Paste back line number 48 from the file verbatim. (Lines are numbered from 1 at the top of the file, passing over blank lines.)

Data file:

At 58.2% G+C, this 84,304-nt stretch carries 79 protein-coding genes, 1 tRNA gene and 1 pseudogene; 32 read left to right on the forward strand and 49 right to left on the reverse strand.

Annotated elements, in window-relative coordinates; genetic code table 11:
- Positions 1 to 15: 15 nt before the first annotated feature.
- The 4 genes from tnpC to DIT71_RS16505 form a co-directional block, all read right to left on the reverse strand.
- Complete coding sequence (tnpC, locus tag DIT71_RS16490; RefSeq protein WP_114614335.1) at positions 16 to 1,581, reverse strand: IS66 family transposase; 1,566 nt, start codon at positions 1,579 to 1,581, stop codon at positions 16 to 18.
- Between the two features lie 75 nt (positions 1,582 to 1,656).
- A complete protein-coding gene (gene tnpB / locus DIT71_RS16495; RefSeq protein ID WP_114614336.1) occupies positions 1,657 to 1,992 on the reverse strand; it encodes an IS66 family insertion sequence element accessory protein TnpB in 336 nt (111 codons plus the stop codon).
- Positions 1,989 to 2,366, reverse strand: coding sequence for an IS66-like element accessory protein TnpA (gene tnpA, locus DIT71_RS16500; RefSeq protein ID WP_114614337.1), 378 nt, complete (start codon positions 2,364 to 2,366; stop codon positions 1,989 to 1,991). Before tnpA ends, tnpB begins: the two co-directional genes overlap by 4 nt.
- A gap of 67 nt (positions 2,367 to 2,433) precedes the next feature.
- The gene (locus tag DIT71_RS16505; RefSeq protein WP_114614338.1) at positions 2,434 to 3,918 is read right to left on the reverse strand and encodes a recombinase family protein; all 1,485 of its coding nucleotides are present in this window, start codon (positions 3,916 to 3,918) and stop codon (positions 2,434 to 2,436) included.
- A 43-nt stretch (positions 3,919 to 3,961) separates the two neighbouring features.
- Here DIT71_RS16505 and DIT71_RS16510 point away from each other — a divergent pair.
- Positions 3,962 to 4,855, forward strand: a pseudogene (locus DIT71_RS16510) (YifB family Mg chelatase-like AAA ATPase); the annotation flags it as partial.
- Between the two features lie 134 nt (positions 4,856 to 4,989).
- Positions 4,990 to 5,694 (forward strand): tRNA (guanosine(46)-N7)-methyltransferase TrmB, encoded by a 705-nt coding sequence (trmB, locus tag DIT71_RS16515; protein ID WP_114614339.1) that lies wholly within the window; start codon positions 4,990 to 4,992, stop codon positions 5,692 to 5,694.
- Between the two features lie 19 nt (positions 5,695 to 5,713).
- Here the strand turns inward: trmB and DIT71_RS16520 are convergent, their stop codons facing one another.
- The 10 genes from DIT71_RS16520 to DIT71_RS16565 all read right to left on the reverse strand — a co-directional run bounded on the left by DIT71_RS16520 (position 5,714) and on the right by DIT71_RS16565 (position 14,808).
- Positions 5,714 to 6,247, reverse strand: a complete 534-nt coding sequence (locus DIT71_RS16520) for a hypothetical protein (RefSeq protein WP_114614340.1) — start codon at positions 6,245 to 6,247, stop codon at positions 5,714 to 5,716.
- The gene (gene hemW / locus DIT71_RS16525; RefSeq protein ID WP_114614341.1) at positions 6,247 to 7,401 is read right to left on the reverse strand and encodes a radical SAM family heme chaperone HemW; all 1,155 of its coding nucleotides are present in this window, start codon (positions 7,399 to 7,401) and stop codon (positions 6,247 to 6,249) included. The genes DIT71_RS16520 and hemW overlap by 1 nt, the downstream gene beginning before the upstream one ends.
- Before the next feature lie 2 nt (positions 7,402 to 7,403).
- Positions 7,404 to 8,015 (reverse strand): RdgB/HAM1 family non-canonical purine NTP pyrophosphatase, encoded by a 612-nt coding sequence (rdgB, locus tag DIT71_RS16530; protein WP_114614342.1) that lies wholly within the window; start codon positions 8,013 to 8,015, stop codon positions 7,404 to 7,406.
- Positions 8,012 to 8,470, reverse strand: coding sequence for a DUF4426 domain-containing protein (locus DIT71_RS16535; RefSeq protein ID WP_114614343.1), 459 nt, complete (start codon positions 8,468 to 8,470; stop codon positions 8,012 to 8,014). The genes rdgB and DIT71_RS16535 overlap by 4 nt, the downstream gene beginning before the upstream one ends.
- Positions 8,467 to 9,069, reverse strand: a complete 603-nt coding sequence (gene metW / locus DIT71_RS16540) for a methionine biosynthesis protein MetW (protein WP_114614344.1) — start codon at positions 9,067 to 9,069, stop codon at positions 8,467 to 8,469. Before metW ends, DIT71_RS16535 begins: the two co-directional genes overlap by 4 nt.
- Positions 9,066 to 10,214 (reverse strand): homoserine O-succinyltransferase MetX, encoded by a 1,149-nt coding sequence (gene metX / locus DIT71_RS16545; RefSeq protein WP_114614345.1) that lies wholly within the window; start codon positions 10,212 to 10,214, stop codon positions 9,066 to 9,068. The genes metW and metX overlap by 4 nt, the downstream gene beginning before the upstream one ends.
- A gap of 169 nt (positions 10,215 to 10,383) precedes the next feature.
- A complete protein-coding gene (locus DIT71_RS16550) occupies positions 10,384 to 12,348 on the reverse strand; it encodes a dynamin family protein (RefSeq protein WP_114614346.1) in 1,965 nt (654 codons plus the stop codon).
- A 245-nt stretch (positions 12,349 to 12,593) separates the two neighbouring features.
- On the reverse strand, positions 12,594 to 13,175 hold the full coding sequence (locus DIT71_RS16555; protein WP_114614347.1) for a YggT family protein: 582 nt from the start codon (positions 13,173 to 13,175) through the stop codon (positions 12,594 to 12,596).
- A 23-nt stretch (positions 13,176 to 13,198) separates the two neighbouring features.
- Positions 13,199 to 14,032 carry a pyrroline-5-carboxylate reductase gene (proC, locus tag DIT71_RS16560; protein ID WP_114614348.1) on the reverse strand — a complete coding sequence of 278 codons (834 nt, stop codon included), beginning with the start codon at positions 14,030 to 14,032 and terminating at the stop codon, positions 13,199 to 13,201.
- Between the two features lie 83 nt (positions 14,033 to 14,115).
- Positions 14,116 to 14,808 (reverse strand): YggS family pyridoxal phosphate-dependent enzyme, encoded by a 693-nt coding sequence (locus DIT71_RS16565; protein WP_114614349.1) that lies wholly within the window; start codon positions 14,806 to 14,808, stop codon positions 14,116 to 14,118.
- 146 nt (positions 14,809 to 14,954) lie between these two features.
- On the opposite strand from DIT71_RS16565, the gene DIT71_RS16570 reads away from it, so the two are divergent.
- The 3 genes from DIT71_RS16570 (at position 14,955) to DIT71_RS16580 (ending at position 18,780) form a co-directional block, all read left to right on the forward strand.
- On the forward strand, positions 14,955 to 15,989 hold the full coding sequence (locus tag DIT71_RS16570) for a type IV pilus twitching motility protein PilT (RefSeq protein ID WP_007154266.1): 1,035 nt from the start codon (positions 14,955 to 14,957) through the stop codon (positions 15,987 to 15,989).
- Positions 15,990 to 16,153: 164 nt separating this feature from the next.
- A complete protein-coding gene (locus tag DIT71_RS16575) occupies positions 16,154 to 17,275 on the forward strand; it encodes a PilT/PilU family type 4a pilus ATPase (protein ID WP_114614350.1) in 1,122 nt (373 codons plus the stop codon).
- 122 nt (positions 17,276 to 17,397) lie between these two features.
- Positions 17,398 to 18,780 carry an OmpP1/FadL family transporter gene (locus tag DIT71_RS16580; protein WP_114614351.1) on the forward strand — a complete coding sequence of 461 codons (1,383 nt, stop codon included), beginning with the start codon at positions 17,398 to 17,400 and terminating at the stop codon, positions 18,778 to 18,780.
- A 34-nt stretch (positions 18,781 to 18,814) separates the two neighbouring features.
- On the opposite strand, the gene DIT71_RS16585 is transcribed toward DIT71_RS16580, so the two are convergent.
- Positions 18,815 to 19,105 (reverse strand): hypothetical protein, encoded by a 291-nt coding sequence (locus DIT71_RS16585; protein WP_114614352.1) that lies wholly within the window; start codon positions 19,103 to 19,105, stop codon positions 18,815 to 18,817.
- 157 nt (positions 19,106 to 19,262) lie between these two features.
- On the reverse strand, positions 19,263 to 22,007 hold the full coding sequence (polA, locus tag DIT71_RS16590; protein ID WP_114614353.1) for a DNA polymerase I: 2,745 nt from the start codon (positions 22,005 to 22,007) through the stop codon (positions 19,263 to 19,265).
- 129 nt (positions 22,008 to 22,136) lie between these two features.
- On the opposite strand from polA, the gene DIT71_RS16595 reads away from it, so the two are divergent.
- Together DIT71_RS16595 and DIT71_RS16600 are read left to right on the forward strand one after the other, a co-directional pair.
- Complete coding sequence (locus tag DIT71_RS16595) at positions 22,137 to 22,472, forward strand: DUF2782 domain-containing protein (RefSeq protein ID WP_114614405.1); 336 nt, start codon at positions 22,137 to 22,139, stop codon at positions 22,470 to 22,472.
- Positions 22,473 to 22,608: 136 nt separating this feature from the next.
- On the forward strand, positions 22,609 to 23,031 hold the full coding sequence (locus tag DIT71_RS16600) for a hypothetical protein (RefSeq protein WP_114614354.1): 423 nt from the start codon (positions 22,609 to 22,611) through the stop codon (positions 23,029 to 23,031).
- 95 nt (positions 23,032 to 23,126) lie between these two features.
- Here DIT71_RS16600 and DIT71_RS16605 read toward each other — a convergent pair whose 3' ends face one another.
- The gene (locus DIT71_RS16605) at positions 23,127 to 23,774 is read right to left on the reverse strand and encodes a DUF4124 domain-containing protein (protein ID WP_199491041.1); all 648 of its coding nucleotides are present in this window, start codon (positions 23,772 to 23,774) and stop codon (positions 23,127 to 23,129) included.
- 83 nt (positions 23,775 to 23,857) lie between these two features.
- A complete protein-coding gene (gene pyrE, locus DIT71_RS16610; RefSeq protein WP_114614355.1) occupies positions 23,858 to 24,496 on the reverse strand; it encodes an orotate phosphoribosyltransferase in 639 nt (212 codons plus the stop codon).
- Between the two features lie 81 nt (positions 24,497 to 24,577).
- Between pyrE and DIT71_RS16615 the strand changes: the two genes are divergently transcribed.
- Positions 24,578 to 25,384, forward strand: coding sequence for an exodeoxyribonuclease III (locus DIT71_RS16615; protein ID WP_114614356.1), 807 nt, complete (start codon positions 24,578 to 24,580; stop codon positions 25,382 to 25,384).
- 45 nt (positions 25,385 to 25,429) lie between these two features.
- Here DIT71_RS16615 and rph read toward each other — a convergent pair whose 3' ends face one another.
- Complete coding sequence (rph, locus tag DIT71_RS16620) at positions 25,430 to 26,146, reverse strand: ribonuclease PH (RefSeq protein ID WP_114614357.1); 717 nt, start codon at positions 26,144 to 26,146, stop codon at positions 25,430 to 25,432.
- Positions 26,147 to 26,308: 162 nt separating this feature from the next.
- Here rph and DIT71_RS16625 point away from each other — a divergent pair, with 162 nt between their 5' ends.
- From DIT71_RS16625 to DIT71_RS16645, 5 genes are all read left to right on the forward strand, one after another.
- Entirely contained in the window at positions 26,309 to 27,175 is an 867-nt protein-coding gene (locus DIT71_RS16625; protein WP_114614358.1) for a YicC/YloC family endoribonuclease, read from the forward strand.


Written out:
- On the opposite strand from polA, the gene DIT71_RS16595 reads away from it, so the two are divergent.